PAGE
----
The Anniversary of Citizens United

“Congress shall make no law respecting an establishment of religion, or prohibiting the free exercise thereof; or abridging the freedom of speech, or of the press; or the right of the people peaceably to assemble, and to petition the Government for a redress of grievances.”
Today, you will hear a lot about the so-called corrosive effect of money in politics; or how super PACs are destabilizing the American system. But you will not see a whole lot of the text of the First Amendment.  Let’s repeat: “Congress shall make no law….abridging the freedom of speech.” The Constitution does not say “Congress shall permit the government to abridge the speech of people and associations that the majority does not like.”

Few people likes banks. Or insurance companies. Or oil companies. Or their local Chinese restaurant that totally overcharges you for General Tso’s chicken. (Maybe the last one is just me.)  Lots of people don’t like unions, the Sierra Club, the National Rifle Association, or their dry cleaner that tried to charge $20 for sewing up a jacket pocket. (Maybe the last one is just me.)

But nobody has the right to abridge or stifle their speech. When the Citizens United decision was handed down two years ago, one would have thought the world was ending. The professional left decried the opinion:

Representative Rosa L. DeLauro: “With this ill-advised spate of judicial activism, five Supreme Court justices have struck down the distinction between individuals and corporations in election law and opened the floodgates to a hostile corporate takeover of our democratic process.”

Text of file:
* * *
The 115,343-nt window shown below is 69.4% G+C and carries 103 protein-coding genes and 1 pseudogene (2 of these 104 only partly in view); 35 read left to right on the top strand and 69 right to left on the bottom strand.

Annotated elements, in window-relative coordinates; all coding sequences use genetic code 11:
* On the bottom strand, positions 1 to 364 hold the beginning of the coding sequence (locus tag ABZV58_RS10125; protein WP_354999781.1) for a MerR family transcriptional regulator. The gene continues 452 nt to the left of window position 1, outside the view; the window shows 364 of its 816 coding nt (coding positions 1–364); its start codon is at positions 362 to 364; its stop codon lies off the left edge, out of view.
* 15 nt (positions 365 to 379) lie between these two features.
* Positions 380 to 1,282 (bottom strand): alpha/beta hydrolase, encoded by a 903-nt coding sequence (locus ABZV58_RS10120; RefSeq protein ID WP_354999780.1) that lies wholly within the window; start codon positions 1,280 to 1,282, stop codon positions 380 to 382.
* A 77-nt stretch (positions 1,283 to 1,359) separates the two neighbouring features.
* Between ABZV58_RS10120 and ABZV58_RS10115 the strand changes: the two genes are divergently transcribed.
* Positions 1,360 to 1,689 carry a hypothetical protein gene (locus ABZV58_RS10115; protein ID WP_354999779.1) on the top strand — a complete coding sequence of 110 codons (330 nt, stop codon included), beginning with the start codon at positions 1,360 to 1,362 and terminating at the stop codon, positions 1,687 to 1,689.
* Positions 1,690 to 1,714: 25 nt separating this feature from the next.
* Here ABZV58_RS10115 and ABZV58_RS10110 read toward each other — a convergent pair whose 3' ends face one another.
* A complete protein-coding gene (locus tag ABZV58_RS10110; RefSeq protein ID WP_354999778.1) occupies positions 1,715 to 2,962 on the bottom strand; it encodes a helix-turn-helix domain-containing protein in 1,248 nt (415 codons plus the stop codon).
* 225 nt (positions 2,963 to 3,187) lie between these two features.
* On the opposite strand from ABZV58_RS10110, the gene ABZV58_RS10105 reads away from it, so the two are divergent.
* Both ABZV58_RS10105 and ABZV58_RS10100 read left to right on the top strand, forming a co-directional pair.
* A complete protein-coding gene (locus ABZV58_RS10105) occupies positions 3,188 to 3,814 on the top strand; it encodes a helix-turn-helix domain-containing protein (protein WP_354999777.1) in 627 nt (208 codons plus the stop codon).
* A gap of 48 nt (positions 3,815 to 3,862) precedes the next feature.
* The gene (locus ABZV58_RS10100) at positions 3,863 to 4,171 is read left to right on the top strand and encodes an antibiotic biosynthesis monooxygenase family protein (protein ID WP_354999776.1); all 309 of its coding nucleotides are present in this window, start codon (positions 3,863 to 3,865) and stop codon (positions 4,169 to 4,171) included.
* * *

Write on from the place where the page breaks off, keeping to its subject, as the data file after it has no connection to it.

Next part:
Representative Alan Grayson: “The Supreme Court in essence has ruled that corporations can buy elections. If that happens, democracy in America is over.”

Senator John Kerry: “I think we need a constitutional amendment to make it clear once and for all that corporations do not have the same free speech rights as individuals.” (Source)

But what the decision actually did was make the following very clear: “the Government cannot restrict political speech based on the speaker’s corporate identity.” 

And this is a good thing.  Because as much as I, or you, or Stephen Colbert may deplore various interest groups, unions, corporations, deep pocketed billionaires, or the waitress that asks “Are you sure” to an order for a hamburger cooked rare, they all have a right to express their opinions on candidates, causes, and the state of the country.

As James Madison, the Father of the Constitution, wrote in The Federalist: “Liberty is to faction what air is to fire, an aliment without which it instantly expires. But it could not be less folly to abolish liberty, which is essential to political life, because it nourishes faction, than it would be to wish the annihilation of air, which is essential to animal life, because it imparts to fire its destructive agency.”

Citizens United restored Madison’s wisdom to the law. Under current law, everyone, whether individually or singly with others in a corporate or union form, can (so long as they do not connive and coordinate directly with campaigns) firmly state their opinion about candidates or causes over the airwaves or in print.

Does this mean that there are lots of super PACs spending lots of money to get these opinions about the President or Mitt Romney or Elizabeth Warren on TV? Absolutely. And that is precisely the point.  As Justice Kennedy wrote in Citizens United: “it is our law and our tradition that more speech, not less, is the governing rule.”

And we at CCP would not have it any other way. We stand with columnist Richard Cohen, who once wrote: “I am comfortable with dirty politics. I fear living with less free speech.”

So today, go out with your friends and criticize the hell out of your elected representatives. Or those challenging them. Or talk about gay marriage. It’s your right, no matter how you and your friends choose to organize.

The Center for Competitive Politics is now the Institute for Free Speech.